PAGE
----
Earlier this month Johan Bollen and colleagues from the Los Alamos National Laboratories unveiled a much-publicized ‘Connections Map’ that shows how researchers navigate online between science journals and those of other academic disciplines (1). With access to as many as 1 billion ‘user interactions’ from 35,000 journals in the natural sciences, social sciences and humanities, the study was unique in its sheer scale (1,2). Furthermore, unlike other such studies that have mined inter-article citations data (papers that cite each other) to map connections, the work carried out by Bollen and colleagues relied on up-to-date internet usage and navigation information supplied by reputable online publishers such as Elsevier and Thomson Scientific (2).
The work of Bollen’s group appeared to be in every sense revolutionary. In their paper to PLOS One, for example, they drew attention to the rather biased nature of studies that use inter-article citations data, concluding that, “existing citations databases over-represent the natural sciences” (2). Other factors, such as the lengthy time that it takes for papers to get published, lent support to the claim that internet navigation provided a more temporally-accurate picture of traffic between journals. In contrast to citations data that focuses only on published authors, internet navigation information also reflects the activity of ‘a larger community’ that includes practicing scientists who do not necessarily publish (2).
In order to maximize the accuracy of their study Bollen and colleagues selected only those user interactions that involved requests for article abstracts or fully-published articles (2). The overall distribution of the interactions that they mapped ranged from 47 and 41 percent in the social and natural sciences respectively to 8 percent in the humanities (2). Bollen and colleagues were able to access individual ‘click streams’- that is, temporal sequences that show how researchers navigated between journals. The resulting Connections Map classified journals into ‘course-grained disciplines’ such as cognitive science, architectural design, international studies, religion, music, geology and plant genetics to name but a few (2).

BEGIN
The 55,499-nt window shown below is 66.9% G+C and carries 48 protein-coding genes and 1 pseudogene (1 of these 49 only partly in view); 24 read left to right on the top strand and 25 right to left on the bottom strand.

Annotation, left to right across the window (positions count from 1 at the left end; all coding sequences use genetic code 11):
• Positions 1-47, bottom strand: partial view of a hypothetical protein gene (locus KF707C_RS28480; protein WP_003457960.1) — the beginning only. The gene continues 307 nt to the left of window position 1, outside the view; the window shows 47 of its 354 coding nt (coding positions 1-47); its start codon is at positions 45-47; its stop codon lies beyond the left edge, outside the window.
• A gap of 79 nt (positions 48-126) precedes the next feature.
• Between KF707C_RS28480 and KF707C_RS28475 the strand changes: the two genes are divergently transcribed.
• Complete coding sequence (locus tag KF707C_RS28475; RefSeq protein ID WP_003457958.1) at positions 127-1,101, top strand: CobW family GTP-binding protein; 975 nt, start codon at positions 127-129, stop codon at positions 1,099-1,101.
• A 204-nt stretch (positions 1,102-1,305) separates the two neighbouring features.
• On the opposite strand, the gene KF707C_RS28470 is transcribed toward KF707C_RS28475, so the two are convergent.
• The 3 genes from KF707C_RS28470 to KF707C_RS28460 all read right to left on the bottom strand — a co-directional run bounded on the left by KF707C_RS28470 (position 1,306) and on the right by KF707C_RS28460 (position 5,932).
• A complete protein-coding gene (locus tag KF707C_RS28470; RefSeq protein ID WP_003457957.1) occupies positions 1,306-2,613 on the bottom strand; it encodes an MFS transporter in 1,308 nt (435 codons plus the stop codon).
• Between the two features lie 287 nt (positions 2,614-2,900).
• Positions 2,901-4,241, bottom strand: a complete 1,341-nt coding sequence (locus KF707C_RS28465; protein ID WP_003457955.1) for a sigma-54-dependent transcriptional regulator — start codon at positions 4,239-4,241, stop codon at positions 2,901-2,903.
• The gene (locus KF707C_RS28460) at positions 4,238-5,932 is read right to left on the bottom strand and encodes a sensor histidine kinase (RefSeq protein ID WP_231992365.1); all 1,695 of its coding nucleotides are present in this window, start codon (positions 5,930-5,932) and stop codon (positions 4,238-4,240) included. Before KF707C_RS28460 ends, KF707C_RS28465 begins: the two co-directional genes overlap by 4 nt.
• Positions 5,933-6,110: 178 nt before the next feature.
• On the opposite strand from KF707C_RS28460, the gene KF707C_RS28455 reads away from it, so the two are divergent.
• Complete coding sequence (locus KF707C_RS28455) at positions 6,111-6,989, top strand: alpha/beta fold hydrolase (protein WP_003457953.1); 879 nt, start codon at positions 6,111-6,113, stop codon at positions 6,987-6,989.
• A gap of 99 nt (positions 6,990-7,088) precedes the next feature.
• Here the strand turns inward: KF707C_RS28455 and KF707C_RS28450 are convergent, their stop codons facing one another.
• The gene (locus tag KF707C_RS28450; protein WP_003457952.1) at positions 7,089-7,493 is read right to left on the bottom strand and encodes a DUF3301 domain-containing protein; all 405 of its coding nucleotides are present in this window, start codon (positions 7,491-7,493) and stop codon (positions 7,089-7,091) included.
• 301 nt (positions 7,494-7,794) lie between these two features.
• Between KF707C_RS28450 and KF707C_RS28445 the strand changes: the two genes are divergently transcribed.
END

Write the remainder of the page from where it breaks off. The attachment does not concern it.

While the timing of interactions in such maps are accurate to the second, some still question whether internet navigation-based connections really provide valuable information on the future trends of cross-discipline navigation. Anthony van Raan, director of the Leiden Centre for Science and Technology Studies suggested that Bollen’s approach may do nothing more than supply snapshots of current navigation fashions (1). Nevertheless data on such fashions can in itself be valuable for tracking “contemporary trends in scientific activity” and monitoring how such trends vary over time (1).
Bollen and colleagues admit that there is much work that can still be done (2). Future projects might include comparing connections maps with inter-article citations data, deconvoluting the different navigation patterns through which researchers move between journals and identifying the most influential journals in given areas of research (2). Indeed, if used correctly there is no denying that data from connections mapping could help improve the way online journals are made available to the research community.
1. Declan, B. (2009) Web Usage Data Outline Map Of Knowledge. Nature News (accessed 3/23/3009).
2. Bollen, J. et al. (2009) Clickstream Data Yields High-Resolution Maps of Science. PLoS ONE 4, e4803.